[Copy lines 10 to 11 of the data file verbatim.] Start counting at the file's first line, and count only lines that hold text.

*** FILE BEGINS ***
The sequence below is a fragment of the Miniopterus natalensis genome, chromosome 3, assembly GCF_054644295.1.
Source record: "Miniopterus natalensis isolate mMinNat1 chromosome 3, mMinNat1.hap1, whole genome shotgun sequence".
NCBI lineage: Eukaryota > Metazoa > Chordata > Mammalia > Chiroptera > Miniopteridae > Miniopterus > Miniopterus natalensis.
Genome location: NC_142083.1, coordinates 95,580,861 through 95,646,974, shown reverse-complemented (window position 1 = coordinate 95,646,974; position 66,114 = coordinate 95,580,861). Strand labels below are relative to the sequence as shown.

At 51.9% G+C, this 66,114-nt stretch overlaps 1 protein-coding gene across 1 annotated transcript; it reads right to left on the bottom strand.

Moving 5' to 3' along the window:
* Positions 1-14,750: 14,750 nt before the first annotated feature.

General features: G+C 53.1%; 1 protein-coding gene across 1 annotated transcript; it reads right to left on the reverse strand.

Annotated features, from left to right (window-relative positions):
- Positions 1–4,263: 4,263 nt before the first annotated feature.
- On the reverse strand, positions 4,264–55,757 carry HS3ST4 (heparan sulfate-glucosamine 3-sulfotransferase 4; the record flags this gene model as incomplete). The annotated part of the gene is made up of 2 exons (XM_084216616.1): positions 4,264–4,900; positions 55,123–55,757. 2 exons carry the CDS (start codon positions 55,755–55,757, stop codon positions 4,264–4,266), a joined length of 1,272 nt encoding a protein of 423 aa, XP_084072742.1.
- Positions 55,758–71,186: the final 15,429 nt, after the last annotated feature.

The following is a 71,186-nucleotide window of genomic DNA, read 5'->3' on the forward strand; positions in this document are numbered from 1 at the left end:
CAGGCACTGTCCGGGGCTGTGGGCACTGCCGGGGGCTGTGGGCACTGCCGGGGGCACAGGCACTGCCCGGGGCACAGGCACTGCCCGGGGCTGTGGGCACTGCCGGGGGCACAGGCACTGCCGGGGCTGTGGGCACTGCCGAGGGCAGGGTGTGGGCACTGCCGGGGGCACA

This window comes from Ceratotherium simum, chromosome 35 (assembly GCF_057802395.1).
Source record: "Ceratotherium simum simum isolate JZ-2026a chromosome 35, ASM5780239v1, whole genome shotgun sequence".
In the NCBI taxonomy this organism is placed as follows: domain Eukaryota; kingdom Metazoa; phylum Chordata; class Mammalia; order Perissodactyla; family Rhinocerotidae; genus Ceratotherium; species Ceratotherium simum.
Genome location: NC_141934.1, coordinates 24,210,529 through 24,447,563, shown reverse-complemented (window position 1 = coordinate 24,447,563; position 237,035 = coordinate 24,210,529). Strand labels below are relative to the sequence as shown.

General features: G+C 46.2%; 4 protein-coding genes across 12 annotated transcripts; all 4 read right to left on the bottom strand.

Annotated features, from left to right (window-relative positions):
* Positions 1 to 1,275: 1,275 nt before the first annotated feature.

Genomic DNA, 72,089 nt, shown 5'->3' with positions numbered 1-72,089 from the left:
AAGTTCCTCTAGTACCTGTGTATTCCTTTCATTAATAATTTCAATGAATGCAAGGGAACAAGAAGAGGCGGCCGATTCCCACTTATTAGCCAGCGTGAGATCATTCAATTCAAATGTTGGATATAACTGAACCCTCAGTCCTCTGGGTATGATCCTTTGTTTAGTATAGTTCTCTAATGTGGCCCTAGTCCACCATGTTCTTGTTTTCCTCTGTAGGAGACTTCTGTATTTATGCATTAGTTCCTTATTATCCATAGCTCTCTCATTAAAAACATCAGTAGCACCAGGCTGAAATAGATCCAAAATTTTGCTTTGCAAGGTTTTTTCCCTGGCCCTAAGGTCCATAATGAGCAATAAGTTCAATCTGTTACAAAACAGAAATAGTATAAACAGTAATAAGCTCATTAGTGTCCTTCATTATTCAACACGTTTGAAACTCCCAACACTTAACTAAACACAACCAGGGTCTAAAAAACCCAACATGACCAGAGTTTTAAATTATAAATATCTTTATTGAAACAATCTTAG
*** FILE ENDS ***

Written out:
- Positions 1–4,263: 4,263 nt before the first annotated feature.
- On the reverse strand, positions 4,264–55,757 carry HS3ST4 (heparan sulfate-glucosamine 3-sulfotransferase 4; the record flags this gene model as incomplete). The annotated part of the gene is made up of 2 exons (XM_084216616.1): positions 4,264–4,900; positions 55,123–55,757. 2 exons carry the CDS (start codon positions 55,755–55,757, stop codon positions 4,264–4,266), a joined length of 1,272 nt encoding a protein of 423 aa, XP_084072742.1.